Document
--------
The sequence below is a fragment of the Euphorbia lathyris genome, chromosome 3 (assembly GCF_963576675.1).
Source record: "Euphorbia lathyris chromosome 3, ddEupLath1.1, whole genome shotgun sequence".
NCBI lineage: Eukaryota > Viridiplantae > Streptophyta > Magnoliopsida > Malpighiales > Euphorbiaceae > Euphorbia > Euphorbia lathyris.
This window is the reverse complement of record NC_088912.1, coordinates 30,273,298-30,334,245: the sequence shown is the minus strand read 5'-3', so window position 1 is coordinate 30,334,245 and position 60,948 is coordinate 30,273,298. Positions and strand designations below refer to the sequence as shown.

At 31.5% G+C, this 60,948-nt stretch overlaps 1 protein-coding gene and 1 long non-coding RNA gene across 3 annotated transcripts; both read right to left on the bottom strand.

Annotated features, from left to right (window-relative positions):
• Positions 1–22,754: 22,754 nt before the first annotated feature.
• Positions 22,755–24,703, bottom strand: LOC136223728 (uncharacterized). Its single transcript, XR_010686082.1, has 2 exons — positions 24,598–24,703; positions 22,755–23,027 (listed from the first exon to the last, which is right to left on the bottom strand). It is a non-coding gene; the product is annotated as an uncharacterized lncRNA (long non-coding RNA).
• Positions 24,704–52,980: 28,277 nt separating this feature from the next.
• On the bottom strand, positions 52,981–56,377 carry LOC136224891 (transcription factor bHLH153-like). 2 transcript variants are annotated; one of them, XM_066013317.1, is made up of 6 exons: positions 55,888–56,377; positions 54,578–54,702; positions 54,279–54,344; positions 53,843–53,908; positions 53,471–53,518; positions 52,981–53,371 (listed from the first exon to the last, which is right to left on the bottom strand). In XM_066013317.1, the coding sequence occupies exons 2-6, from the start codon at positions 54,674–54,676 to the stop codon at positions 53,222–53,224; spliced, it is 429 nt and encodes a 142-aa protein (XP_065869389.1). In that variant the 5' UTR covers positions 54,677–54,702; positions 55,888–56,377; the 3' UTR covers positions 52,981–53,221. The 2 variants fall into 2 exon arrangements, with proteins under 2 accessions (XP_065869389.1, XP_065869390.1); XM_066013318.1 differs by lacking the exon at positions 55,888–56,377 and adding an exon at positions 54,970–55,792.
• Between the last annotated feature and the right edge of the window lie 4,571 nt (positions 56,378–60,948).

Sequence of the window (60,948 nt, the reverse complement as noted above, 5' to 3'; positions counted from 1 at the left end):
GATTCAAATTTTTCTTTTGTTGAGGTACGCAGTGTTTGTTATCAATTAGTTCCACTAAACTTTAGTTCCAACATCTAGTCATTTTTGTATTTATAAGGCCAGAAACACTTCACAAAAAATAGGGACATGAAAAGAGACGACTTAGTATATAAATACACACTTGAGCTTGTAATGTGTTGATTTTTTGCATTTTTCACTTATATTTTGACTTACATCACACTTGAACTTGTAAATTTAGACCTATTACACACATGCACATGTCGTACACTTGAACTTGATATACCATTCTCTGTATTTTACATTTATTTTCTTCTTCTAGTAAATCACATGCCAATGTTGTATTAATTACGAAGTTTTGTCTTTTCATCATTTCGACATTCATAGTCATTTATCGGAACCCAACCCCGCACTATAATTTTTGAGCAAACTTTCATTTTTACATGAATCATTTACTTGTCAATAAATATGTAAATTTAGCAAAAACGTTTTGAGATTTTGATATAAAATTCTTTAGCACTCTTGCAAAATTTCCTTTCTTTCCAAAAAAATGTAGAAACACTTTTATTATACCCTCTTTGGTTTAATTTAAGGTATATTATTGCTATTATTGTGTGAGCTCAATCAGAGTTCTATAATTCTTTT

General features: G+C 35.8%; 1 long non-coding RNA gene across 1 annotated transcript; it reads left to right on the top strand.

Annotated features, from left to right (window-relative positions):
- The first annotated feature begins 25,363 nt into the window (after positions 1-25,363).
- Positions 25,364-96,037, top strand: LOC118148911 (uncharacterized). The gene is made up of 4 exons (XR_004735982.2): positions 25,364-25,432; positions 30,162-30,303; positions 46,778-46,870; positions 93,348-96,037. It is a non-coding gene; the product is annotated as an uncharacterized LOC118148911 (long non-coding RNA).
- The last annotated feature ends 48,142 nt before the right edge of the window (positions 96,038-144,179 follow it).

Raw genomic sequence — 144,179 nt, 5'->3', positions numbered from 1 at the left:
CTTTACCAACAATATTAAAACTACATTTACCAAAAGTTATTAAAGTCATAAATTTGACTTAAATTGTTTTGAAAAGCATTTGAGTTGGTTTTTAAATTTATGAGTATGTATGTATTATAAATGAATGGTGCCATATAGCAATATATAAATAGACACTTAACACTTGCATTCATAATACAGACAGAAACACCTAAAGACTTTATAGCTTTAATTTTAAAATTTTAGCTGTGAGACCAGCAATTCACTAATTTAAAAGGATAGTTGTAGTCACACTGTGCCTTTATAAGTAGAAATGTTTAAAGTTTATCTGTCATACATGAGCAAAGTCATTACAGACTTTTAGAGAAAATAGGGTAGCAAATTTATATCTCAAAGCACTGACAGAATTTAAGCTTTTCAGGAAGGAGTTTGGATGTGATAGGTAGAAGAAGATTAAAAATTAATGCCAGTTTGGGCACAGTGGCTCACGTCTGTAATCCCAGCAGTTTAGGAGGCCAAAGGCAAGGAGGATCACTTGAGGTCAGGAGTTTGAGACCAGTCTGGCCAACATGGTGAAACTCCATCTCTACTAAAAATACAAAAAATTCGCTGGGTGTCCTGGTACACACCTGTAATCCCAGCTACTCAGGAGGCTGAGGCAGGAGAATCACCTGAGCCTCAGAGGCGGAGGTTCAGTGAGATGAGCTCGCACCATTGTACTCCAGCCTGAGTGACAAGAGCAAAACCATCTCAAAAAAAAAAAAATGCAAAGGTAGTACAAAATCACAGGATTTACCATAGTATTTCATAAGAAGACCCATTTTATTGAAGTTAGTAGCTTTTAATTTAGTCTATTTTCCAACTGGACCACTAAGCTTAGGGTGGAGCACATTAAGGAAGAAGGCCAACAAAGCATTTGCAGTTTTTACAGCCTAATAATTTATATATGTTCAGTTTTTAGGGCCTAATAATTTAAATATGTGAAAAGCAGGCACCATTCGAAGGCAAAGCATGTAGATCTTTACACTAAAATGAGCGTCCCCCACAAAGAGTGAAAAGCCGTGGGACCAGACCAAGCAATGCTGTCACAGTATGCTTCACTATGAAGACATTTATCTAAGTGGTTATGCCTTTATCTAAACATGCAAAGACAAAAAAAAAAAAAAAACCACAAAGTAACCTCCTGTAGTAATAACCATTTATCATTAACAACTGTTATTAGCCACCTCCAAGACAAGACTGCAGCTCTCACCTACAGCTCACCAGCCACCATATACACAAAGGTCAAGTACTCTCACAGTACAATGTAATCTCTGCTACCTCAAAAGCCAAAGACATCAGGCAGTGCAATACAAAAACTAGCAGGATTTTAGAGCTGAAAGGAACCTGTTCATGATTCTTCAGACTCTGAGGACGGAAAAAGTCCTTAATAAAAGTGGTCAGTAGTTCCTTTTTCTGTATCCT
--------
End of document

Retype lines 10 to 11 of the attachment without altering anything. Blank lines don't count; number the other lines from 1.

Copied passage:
• On the bottom strand, positions 52,981–56,377 carry LOC136224891 (transcription factor bHLH153-like). 2 transcript variants are annotated; one of them, XM_066013317.1, is made up of 6 exons: positions 55,888–56,377; positions 54,578–54,702; positions 54,279–54,344; positions 53,843–53,908; positions 53,471–53,518; positions 52,981–53,371 (listed from the first exon to the last, which is right to left on the bottom strand). In XM_066013317.1, the coding sequence occupies exons 2-6, from the start codon at positions 54,674–54,676 to the stop codon at positions 53,222–53,224; spliced, it is 429 nt and encodes a 142-aa protein (XP_065869389.1). In that variant the 5' UTR covers positions 54,677–54,702; positions 55,888–56,377; the 3' UTR covers positions 52,981–53,221. The 2 variants fall into 2 exon arrangements, with proteins under 2 accessions (XP_065869389.1, XP_065869390.1); XM_066013318.1 differs by lacking the exon at positions 55,888–56,377 and adding an exon at positions 54,970–55,792.
• Between the last annotated feature and the right edge of the window lie 4,571 nt (positions 56,378–60,948).